Monday, May 28, 2007
This week, I came home from the library with a stack of old friends (Knight's Castle, Pippi Goes Aboard) and a stack of new reads (Peter and the Starcatchers, The Wide Window).
(One of the perks to writing for kids is that you call this kind of reading "research")
And I had every intention of reading the Dave Barry Book. Really I did. But despite the awful new cover (why do publishing houses do that, put tacky new covers on classic books?) I couldn't resist Pippi.
So last night I re-read Pippi, and I have to say that I was a little surprised by the book, after all these years. Because now I'm a mom.
And I'd forgotten that Pippi is-- in addition to being a wonderfully funny liar, the strongest person in the world, and a delightful red-haired orphan living all on her own in a funny abandoned house in small-town Sweden-- also the greatrest fear of every overprotective neurotic GenX parent in the world.
Seriously, if you happen to be someone who wipes your kid's hands down with Purell, baby-proofs the laundry baskets, and reads informative websites about carseat recalls... then stay away from Pippi.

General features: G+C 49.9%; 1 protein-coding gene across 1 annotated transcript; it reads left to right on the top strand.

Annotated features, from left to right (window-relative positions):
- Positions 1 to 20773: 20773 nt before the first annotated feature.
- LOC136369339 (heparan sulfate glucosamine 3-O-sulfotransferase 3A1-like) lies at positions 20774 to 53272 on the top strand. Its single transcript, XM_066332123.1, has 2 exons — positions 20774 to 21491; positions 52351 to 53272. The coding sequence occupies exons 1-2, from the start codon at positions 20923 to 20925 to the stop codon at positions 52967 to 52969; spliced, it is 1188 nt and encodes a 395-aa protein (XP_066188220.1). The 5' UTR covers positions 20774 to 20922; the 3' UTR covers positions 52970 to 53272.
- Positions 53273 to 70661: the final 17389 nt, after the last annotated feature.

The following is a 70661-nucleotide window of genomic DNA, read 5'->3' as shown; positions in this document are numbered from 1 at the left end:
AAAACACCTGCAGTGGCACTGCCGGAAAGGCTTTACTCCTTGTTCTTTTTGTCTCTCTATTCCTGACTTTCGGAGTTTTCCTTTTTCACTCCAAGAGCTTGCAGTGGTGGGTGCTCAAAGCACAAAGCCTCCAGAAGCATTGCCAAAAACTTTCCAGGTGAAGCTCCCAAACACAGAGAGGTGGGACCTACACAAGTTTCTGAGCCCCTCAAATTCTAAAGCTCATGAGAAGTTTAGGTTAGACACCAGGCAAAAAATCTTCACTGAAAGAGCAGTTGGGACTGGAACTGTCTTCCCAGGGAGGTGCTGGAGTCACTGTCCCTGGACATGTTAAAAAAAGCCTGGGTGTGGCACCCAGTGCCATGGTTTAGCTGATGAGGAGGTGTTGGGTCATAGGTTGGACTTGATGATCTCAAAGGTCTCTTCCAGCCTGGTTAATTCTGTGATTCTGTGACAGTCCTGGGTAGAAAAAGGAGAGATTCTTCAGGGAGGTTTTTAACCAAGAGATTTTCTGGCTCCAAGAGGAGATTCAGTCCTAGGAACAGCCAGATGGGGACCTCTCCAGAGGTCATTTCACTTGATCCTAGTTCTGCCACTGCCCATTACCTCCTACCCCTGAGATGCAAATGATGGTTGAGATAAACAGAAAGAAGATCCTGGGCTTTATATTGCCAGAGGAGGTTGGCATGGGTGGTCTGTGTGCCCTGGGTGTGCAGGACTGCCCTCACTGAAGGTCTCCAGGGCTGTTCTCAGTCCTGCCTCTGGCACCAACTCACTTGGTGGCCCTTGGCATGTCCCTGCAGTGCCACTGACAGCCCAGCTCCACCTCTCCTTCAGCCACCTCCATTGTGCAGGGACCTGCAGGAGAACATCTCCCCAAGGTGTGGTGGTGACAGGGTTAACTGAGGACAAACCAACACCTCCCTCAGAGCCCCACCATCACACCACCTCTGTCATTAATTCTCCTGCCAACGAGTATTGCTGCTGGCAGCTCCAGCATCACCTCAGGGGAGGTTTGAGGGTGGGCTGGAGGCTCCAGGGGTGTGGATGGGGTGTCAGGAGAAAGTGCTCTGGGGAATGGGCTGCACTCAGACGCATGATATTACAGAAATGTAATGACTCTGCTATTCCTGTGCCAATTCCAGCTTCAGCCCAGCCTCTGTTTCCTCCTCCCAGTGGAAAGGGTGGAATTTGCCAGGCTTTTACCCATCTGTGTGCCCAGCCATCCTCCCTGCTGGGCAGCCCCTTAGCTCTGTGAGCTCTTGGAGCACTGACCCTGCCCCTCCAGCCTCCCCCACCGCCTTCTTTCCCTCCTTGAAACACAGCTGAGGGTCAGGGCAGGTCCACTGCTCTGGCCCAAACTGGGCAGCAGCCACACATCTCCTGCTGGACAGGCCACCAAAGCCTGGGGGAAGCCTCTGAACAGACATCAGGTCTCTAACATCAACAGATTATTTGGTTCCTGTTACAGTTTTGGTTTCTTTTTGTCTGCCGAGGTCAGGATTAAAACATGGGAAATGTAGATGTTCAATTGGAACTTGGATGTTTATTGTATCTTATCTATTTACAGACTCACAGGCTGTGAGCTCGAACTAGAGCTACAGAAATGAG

Yes, Pippilotta Delicatessa Windowshade Mackrelmint Ephraim's Daughter Longstocking is your nightmare. She'll move in next door and tempt your overly-protected children to abandon their senses. She'll teach them to climb into cages at the zoo, swim without water-wings, talk to all kinds of strangers, drink unidentified bottles of medicine, light fires, climb trees, and even (horrors!) eat lots and lots of high-risk-choking-candy.
Pippi doesn't do her homework, listen to silly grownups, or wear the proper undergmarments. She doesn't have a babysitter. She doesn't listen.
And of course I love her.
Because she doesn't teach lessons. Not at all. We don't learn anything from Pippi, except maybe that life is odd and people are interesting. Even the best (non-pulp) book for kids today tend to sneak a little morality into the mix, and Pippi doesn't. Pippi defies lesson-learning at every turn.
Which might lead one to assume there's a lesson of rebellion in the book...
Except that there isn't. Tommy and Anica (Pippi's little neighbors) are as tidy and well-behaved as the cobblestones in their little Swedish town. And she loves them as they are. They're timid and clean and polite and they do what they're told, and that's okay too. That's fine.
See? No lesson...
Of course, the book is also just totally genius in its dialogue. In the development of Pippi's (fairly complex) character. In its amazing use of humor.
But most of all, today... now... as a mom living in the age of spill-proof-eveything, handi-naps, and splinter-free toddlers... I love Pippi for being everything we fear.
Dangerous and rude and rebellious and filthy and precarious and accidental. And unafraid.
And I love timid Tommy and Anica for loving her, in their little pressed shirts.
So maybe that's a lesson.